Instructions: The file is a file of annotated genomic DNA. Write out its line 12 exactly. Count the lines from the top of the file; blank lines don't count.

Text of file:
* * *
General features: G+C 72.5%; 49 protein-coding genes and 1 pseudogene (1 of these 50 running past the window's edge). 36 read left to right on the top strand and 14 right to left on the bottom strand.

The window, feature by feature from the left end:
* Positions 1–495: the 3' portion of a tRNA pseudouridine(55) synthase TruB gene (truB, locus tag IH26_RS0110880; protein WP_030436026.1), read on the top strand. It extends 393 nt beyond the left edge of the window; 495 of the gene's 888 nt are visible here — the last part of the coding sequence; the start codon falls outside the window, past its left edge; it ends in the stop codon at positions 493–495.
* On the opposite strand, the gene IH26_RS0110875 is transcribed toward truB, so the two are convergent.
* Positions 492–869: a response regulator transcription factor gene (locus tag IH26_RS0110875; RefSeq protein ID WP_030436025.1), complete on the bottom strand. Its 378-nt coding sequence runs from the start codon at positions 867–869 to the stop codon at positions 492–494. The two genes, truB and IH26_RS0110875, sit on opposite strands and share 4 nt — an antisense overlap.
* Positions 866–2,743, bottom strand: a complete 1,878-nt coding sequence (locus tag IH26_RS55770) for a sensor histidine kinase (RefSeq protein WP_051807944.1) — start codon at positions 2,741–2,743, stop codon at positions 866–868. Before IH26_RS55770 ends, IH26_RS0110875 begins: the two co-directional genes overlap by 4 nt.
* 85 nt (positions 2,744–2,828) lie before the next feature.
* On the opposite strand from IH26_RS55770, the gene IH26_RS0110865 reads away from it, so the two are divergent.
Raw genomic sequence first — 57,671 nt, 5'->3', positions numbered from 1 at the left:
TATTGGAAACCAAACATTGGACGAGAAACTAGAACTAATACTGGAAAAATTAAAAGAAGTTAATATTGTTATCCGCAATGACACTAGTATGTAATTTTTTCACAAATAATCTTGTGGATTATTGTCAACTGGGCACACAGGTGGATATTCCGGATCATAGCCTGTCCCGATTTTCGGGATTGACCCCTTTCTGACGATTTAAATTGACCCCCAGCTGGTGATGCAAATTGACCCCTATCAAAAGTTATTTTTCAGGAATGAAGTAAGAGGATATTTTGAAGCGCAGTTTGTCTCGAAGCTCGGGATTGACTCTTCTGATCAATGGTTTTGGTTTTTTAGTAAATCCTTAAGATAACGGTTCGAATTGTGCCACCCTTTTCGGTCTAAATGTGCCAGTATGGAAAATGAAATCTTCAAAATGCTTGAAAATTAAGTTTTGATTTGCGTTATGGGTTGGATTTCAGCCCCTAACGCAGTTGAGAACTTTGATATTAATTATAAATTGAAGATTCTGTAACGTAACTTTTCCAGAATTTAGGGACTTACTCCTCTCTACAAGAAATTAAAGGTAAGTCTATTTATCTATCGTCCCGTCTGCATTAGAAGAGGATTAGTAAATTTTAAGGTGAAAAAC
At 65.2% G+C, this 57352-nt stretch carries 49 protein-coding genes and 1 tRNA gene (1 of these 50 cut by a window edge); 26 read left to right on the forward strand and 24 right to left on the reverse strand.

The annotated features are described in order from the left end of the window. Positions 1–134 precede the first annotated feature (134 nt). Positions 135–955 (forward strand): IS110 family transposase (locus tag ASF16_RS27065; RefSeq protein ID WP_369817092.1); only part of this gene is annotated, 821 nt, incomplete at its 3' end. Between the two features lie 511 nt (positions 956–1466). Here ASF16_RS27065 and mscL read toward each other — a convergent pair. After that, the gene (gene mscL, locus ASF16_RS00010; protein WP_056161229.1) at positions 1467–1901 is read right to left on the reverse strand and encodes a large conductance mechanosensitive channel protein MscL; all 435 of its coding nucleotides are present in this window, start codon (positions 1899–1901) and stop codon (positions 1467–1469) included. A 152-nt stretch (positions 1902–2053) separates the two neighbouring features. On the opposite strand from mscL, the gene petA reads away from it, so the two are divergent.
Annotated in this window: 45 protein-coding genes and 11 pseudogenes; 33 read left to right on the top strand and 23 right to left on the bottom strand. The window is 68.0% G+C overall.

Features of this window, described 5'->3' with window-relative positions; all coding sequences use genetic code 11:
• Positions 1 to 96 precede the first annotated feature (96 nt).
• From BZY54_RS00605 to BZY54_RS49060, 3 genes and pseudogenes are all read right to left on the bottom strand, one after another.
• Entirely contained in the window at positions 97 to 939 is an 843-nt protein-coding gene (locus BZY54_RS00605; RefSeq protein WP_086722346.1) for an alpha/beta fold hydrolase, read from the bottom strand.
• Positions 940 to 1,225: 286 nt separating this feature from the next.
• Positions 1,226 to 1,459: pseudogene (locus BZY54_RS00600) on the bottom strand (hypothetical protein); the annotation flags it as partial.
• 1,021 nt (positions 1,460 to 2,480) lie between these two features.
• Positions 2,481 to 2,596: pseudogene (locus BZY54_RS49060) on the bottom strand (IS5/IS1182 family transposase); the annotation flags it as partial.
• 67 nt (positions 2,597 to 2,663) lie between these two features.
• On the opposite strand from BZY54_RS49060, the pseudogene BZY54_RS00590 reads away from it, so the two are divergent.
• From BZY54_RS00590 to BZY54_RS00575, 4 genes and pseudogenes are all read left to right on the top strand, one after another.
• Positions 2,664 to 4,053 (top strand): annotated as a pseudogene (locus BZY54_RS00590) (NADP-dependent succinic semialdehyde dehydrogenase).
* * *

The annotated features are described in order from the left end of the window. Positions 1–134 precede the first annotated feature (134 nt). Positions 135–955 (forward strand): IS110 family transposase (locus tag ASF16_RS27065; RefSeq protein ID WP_369817092.1); only part of this gene is annotated, 821 nt, incomplete at its 3' end. Between the two features lie 511 nt (positions 956–1466). Here ASF16_RS27065 and mscL read toward each other — a convergent pair. After that, the gene (gene mscL, locus ASF16_RS00010; protein WP_056161229.1) at positions 1467–1901 is read right to left on the reverse strand and encodes a large conductance mechanosensitive channel protein MscL; all 435 of its coding nucleotides are present in this window, start codon (positions 1899–1901) and stop codon (positions 1467–1469) included. A 152-nt stretch (positions 1902–2053) separates the two neighbouring features. On the opposite strand from mscL, the gene petA reads away from it, so the two are divergent.